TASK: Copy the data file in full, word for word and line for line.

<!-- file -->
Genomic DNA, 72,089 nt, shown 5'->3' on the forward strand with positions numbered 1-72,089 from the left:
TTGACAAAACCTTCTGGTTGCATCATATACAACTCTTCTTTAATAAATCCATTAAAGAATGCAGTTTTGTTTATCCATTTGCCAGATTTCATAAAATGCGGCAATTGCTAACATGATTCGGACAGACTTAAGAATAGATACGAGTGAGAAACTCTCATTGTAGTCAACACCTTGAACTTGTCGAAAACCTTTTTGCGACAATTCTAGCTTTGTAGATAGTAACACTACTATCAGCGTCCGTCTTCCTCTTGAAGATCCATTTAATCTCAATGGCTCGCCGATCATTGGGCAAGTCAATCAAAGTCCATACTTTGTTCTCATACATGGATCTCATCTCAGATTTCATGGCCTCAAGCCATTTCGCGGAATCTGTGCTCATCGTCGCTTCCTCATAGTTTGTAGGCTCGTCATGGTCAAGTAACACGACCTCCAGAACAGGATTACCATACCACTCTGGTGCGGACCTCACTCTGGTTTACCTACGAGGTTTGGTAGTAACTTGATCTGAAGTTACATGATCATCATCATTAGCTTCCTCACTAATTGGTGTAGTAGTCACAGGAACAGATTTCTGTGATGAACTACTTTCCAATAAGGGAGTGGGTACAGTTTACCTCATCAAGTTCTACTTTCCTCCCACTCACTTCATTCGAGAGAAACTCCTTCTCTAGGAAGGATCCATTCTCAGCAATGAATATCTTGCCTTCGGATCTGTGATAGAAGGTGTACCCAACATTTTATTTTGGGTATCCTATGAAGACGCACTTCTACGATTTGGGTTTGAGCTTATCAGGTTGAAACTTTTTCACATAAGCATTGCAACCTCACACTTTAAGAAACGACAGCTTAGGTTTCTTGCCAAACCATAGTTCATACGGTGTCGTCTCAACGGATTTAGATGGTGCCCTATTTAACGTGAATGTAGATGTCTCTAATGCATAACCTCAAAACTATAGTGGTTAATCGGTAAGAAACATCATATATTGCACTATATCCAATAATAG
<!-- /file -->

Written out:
Genomic DNA, 72,089 nt, shown 5'->3' on the forward strand with positions numbered 1-72,089 from the left:
TTGACAAAACCTTCTGGTTGCATCATATACAACTCTTCTTTAATAAATCCATTAAAGAATGCAGTTTTGTTTATCCATTTGCCAGATTTCATAAAATGCGGCAATTGCTAACATGATTCGGACAGACTTAAGAATAGATACGAGTGAGAAACTCTCATTGTAGTCAACACCTTGAACTTGTCGAAAACCTTTTTGCGACAATTCTAGCTTTGTAGATAGTAACACTACTATCAGCGTCCGTCTTCCTCTTGAAGATCCATTTAATCTCAATGGCTCGCCGATCATTGGGCAAGTCAATCAAAGTCCATACTTTGTTCTCATACATGGATCTCATCTCAGATTTCATGGCCTCAAGCCATTTCGCGGAATCTGTGCTCATCGTCGCTTCCTCATAGTTTGTAGGCTCGTCATGGTCAAGTAACACGACCTCCAGAACAGGATTACCATACCACTCTGGTGCGGACCTCACTCTGGTTTACCTACGAGGTTTGGTAGTAACTTGATCTGAAGTTACATGATCATCATCATTAGCTTCCTCACTAATTGGTGTAGTAGTCACAGGAACAGATTTCTGTGATGAACTACTTTCCAATAAGGGAGTGGGTACAGTTTACCTCATCAAGTTCTACTTTCCTCCCACTCACTTCATTCGAGAGAAACTCCTTCTCTAGGAAGGATCCATTCTCAGCAATGAATATCTTGCCTTCGGATCTGTGATAGAAGGTGTACCCAACATTTTATTTTGGGTATCCTATGAAGACGCACTTCTACGATTTGGGTTTGAGCTTATCAGGTTGAAACTTTTTCACATAAGCATTGCAACCTCACACTTTAAGAAACGACAGCTTAGGTTTCTTGCCAAACCATAGTTCATACGGTGTCGTCTCAACGGATTTAGATGGTGCCCTATTTAACGTGAATGTAGATGTCTCTAATGCATAACCTCAAAACTATAGTGGTTAATCGGTAAGAAACATCATATATTGCACTATATCCAATAATAG